Baltimore has been the scene this week of one of
the most devastating of recent fires, which, beginning last Sunday morning, raged for two days, and destroyed all the ancient centre of the city and the entire business quarter. Some estimates place the financial loss as high as £50,000,000 sterling, which would be in excess of the great Chicago fire of 1871. Fire engines were brought from New York and Philadelphia by special trains, but in spite of all efforts the huge many-storied buildings caught fire like tinder, and even the so-called fireproof buildings fell with the rest. There must be something in American cities which makes them more liable to conflagrations than other places, for in modern England we have never known any catastrophe approaching the magnitude of this or the Chicago fire. Somethingnmy be duato-the structure of. the houses, where the elevators form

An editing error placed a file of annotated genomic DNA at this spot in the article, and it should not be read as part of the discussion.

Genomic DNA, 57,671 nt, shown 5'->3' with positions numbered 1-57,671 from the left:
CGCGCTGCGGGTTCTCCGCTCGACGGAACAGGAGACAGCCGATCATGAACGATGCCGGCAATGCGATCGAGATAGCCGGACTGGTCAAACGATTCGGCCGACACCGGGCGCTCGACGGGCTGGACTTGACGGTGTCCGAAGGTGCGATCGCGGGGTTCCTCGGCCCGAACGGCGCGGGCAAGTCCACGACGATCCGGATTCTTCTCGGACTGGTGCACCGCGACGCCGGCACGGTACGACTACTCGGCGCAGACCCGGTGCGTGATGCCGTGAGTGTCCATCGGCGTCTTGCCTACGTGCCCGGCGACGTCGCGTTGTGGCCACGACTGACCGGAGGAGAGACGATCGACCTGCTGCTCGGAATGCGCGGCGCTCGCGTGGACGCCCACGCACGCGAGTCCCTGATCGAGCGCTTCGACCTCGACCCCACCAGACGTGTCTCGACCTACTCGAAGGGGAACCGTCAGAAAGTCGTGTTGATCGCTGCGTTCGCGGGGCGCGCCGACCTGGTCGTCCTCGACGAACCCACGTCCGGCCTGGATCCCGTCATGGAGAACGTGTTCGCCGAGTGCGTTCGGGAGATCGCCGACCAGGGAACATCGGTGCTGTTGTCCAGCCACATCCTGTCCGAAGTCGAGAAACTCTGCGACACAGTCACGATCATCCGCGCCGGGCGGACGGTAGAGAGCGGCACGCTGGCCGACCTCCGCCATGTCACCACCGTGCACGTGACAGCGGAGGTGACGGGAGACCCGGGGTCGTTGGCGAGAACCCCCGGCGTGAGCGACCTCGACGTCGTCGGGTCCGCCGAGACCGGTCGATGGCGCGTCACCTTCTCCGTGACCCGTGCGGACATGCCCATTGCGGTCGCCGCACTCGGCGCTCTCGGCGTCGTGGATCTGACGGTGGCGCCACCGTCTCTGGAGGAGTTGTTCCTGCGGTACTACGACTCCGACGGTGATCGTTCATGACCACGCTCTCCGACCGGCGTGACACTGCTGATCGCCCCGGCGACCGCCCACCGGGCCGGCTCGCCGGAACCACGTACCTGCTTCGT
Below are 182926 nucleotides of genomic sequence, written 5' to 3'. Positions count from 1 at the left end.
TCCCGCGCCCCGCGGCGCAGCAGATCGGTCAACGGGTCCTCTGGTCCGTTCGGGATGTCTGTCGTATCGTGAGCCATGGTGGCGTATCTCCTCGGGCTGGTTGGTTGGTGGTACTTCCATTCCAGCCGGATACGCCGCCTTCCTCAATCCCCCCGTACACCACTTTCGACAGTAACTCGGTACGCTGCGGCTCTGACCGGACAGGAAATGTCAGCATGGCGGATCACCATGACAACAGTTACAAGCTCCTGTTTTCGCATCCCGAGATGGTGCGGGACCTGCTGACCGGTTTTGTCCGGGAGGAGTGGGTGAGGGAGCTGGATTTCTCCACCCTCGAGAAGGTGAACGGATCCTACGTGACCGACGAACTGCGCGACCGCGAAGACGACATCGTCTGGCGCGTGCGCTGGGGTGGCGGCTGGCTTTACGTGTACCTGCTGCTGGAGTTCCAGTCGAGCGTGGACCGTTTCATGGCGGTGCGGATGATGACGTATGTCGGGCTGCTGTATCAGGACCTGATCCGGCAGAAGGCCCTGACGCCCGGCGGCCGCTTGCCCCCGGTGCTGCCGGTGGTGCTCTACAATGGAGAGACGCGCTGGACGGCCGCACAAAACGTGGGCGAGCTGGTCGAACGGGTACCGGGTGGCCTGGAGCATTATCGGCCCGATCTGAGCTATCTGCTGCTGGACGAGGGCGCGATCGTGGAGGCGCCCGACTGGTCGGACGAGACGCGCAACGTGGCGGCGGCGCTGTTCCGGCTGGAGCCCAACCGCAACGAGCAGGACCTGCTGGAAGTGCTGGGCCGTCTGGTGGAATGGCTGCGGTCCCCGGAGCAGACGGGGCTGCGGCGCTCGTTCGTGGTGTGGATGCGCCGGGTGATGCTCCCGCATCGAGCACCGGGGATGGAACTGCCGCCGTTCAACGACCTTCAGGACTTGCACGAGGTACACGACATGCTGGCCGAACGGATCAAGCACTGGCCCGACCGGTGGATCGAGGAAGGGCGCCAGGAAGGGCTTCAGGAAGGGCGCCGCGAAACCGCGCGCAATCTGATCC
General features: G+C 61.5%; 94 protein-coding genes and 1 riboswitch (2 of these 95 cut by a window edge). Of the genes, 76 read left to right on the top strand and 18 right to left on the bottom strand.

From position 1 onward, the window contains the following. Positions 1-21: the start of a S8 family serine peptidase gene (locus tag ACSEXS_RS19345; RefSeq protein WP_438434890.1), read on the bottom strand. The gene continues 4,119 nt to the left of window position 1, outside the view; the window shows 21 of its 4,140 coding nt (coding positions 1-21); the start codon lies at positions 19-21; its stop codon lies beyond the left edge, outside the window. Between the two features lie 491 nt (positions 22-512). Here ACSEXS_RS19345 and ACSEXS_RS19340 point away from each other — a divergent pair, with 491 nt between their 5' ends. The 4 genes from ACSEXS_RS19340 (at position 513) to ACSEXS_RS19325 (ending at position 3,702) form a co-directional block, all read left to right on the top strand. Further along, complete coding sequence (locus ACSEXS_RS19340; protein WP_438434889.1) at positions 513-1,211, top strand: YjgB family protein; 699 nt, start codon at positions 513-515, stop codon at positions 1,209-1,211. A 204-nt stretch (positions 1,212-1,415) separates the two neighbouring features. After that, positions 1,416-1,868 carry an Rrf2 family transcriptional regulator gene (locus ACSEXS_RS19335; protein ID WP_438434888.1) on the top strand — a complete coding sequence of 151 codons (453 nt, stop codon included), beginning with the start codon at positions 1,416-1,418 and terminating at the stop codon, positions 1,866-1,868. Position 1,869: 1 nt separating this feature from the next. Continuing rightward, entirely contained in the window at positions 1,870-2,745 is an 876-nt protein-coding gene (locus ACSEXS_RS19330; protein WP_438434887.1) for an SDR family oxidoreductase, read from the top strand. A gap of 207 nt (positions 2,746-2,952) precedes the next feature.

a kind of flue for the flames, but there must be some drying and heat-conserving force in the air. American buildings are substantial structures, and appear to the spectator as com- pletely fire-resisting as any house in London ; but America is the scene of most fires on a colossal scale.